@Micky-Panda Johnson was the pick of the bowlers in Perth and at his best he is unplayable. Sure consistency has been a problem for him but he seems to have straightened a lot of things out and is bowling well both in Shield and for Australia lately. It's a shame he can't produce his best consistently if that were possible Dale Steyn and Vernon Philander would be irrelevant

  • Wefinishthis on December 14, 2012, 10:54 GMT

    Warner is quality, he has such a great eye for the ball and has genuine match-winning abilities. Warner, Hussey and Clarke are the only certainties for me. Hughes has earned another go, but Watson and Cowan have got to be on notice. Apart from Cowan's one century on a flat deck, he has really not been contributing what is expected of an Australian batsman. I can't remember the last time we tolerated someone with an average less than 40, let alone half of our batting lineup. Neither England or South Africa have tolerated it and it's no surprise they consistently score 400+/innings. I'd be going something like Burns, Warner, Hughes, Patterson, Clarke, Hussey, Nevill. Khawaja or someone else can come in at 6 when Hussey retires, but I agree with Meety. Watson would be better opening (though I'd rather drop him) and no-one can question Clarke right now. If he wants 5, it's his. No point upsetting his mental confidence. btw Pattinson avg 38, Cowan 34. Maybe our no.1 bowler should open?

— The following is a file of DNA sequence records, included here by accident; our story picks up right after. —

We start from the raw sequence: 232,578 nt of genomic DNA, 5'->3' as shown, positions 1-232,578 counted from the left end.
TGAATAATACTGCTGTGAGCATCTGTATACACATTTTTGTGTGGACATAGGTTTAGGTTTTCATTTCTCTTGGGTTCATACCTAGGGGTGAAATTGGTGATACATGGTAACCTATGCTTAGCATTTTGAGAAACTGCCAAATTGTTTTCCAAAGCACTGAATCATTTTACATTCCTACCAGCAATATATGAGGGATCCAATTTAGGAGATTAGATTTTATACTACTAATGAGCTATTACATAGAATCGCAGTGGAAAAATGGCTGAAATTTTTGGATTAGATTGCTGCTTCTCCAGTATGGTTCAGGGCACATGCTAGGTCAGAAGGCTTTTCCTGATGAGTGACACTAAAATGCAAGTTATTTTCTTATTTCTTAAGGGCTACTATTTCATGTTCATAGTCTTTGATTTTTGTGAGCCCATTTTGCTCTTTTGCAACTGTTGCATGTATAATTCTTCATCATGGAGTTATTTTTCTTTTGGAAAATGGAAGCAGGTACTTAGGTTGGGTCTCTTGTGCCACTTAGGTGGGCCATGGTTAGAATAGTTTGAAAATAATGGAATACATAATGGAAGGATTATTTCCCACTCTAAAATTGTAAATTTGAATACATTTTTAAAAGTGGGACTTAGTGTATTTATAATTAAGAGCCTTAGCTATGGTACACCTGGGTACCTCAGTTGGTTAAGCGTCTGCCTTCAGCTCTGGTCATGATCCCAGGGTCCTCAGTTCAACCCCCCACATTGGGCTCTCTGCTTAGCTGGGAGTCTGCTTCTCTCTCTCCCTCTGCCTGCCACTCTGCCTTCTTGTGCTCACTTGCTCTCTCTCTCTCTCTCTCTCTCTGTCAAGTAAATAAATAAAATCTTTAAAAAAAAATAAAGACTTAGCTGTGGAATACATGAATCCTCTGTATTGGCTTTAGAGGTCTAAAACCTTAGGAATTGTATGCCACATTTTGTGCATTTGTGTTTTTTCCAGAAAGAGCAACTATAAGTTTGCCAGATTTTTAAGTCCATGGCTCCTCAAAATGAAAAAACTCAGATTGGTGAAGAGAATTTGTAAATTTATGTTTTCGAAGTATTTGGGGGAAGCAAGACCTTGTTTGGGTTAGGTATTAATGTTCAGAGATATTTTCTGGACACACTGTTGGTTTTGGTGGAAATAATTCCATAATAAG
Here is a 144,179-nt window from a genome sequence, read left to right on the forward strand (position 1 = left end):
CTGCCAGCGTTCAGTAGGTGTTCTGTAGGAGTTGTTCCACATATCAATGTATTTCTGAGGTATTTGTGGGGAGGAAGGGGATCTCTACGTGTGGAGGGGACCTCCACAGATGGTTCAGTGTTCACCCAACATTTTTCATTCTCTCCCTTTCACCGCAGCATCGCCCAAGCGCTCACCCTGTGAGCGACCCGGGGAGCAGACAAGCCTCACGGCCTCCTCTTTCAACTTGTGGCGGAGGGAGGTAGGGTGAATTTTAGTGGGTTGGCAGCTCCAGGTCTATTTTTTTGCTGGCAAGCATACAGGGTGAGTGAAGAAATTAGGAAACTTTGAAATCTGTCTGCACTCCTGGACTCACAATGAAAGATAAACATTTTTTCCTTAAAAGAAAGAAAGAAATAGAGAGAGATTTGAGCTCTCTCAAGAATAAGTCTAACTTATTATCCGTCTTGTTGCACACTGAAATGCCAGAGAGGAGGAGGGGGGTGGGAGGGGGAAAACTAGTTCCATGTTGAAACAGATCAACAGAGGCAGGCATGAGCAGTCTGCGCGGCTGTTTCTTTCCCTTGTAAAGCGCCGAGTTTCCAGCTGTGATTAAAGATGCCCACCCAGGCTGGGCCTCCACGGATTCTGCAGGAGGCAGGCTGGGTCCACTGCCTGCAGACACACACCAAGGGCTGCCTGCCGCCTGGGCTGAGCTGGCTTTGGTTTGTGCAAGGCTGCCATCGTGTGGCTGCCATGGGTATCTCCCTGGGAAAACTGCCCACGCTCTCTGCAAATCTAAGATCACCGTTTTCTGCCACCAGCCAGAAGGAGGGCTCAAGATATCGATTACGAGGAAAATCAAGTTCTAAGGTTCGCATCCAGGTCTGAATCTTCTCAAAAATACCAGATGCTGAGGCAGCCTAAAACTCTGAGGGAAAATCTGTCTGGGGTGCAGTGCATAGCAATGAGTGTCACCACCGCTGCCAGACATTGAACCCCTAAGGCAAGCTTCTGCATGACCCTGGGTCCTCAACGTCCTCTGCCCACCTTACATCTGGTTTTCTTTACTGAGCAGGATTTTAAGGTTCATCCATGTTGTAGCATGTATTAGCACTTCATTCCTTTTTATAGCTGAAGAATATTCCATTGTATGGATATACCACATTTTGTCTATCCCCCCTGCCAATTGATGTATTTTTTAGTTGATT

• BG4cricket on December 14, 2012, 10:52 GMT

    Daniel I am not sure I can agree with you re your comments on Warner's innings. When I watched it I thought he generally looked sound, especially in defence and his innings was pretty good until the brain fade at the end. I think this is a big series for Cowan. Personally I haven't really been convinced but to his credit he batted well against Sth Africa and I was starting to believe I may have been wrong. I think he more than anyone needs runs to stay in the team - if he fails I think perhaps moving Watto to opener and having Khawaja at 4 could be an option, or even Clarke move to 4 and maybe Steve Smith at 5 as he has great talent and could provide something.

  • WonkyFNQ on December 14, 2012, 10:42 GMT